The right planter in the right setting brings style, function and beauty to any indoor room or outdoor location. Planters can be used as a unique focal point or a graceful accent in any garden, patio, porch or room. The secret is finding the perfect planter – one that reflects the owner’s personality and surroundings while maintaining lasting durability.
Planters come in a large variety of shapes, sizes, designs, materials and price points, which makes some planters a better choice than others. In today’s market, the unlimited assortment can also create unlimited indecision. Knowing a few useful tips can simplify the decision-making process and help consumers purchase plantersthat will bring years of pleasure.
Considerations Before Purchasing A Planter
o Location (shade, sun, extreme weather)
o Size, Shape, Style, Color, Finish, Texture
o Drainage Hole and/or Self-Watering Options
o Durability & Longevity
o Artistic/Decorative Impact
o Reflect Personality of Owner/Home/Surroundings
o Materials (Learn the advantages and disadvantages of planter materials such as clay, terracotta, concrete, metal, wood, resin, fiberglass, etc.)
o Storage Concerns
A great way to get started is to purchase a matching set of various sized planters ranging from three, five or seven in total. Five containers used in a corner of a patio will help define your entertainment space. This grouped planter display can provide privacy and help tie in your overall outdoor living area. Don’t be afraid of using bright and vivid containers such as oranges, iridescent blues and reds. These colors can help liven up outdoor spaces.
Combining plants is a fun part of container gardening. Try mixing and matching different plants such as annuals, tropicals, perennials, trees, shrubs, vines and vegetables. Before planting, arrange the new plants in or around your container while they are still in their small pots to see how they fit best. A good rule of thumb is to plant the tallest upright foliage plant in the center. Next, plant the shorter and more compact flowering plant to the side of the center, near the edge of the planter. Leave enough space between these plants to allow for growth. Finally, place plants with trailing or semi-trailing growth habits around the planters’ outer edges leaving enough space for adequate spreading and trailing.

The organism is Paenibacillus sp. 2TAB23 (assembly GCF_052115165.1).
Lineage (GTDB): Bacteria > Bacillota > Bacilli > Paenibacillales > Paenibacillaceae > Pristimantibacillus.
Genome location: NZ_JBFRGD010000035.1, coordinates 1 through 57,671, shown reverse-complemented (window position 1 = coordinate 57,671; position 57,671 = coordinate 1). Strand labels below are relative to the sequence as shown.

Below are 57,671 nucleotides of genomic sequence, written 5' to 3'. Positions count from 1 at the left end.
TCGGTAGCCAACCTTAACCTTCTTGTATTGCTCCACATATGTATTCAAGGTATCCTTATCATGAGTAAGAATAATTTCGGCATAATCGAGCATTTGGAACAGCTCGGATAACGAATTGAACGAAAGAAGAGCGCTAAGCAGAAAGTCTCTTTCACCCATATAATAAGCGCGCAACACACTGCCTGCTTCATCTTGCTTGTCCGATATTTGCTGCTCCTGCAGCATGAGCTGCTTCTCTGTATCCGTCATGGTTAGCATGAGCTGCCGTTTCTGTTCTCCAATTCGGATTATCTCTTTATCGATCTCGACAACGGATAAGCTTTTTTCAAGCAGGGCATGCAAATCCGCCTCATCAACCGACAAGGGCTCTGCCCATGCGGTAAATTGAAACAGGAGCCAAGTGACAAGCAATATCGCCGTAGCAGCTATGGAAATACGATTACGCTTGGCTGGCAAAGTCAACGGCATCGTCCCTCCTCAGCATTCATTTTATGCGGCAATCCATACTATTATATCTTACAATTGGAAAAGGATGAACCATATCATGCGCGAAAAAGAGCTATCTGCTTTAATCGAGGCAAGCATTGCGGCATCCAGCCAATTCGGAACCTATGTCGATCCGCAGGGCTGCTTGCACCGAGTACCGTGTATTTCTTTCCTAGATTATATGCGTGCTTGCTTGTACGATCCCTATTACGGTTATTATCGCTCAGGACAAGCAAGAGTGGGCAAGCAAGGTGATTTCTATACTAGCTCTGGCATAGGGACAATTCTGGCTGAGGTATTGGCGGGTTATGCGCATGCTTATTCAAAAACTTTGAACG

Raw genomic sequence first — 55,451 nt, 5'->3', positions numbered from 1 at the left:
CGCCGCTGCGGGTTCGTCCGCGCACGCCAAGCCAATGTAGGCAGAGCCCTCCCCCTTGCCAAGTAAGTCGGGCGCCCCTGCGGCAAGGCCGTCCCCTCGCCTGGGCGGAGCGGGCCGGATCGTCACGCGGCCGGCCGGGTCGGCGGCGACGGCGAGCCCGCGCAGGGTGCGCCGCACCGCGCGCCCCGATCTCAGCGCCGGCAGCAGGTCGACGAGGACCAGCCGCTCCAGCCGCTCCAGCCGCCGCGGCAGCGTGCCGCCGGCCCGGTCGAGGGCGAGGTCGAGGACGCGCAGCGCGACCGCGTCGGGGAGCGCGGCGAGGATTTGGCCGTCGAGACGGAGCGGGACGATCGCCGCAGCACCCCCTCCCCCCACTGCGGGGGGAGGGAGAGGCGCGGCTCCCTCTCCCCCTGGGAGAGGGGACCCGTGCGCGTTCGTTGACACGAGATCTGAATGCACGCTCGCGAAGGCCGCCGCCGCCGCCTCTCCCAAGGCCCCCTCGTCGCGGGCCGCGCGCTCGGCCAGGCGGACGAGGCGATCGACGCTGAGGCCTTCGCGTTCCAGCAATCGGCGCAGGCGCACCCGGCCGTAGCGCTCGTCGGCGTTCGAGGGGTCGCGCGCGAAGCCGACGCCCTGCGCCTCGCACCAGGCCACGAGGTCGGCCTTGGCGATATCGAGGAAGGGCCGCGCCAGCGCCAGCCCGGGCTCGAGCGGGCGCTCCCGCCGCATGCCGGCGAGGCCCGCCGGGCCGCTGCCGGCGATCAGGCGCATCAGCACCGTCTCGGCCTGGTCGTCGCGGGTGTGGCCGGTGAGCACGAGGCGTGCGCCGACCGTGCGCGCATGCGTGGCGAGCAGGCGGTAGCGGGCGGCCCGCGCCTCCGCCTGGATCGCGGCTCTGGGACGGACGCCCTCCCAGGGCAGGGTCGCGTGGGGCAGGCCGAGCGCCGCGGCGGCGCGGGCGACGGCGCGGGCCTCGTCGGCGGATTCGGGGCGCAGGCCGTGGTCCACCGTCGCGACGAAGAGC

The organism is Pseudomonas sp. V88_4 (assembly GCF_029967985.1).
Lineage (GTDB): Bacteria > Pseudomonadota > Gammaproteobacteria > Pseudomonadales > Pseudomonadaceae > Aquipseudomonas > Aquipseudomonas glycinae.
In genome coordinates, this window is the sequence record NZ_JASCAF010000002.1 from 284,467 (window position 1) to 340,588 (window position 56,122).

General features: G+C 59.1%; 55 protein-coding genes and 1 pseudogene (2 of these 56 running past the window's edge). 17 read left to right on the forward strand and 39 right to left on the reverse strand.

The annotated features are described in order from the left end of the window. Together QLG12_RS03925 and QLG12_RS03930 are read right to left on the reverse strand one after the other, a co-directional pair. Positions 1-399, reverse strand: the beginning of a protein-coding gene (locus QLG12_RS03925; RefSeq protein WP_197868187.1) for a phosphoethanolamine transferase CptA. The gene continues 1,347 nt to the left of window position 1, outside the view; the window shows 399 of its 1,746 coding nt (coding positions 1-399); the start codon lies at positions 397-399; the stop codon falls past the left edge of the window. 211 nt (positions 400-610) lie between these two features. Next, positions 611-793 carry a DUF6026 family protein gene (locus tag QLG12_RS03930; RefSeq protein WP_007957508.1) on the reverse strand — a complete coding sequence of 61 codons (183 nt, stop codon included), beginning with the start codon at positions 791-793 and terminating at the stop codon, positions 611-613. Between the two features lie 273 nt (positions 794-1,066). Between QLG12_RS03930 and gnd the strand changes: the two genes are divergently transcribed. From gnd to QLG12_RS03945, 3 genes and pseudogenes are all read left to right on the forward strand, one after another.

A word of caution: Also remove new plants from their nursery pots with care. Never remove them by pulling on their tender stems. Gently loosen or untangle the bottom inch of each plant’s roots before carefully spreading them out in your planter. This helps give young plants a better start. Additional potting mix can be added to ensure the soil covers the roots of each plant. When your planting is finished, the soil should be at least an inch below the rim of the container.
Gardening with planters is a great way for beginning and experienced gardeners to dig into the botanical world. And best of all, you can take your planter garden with you when you move.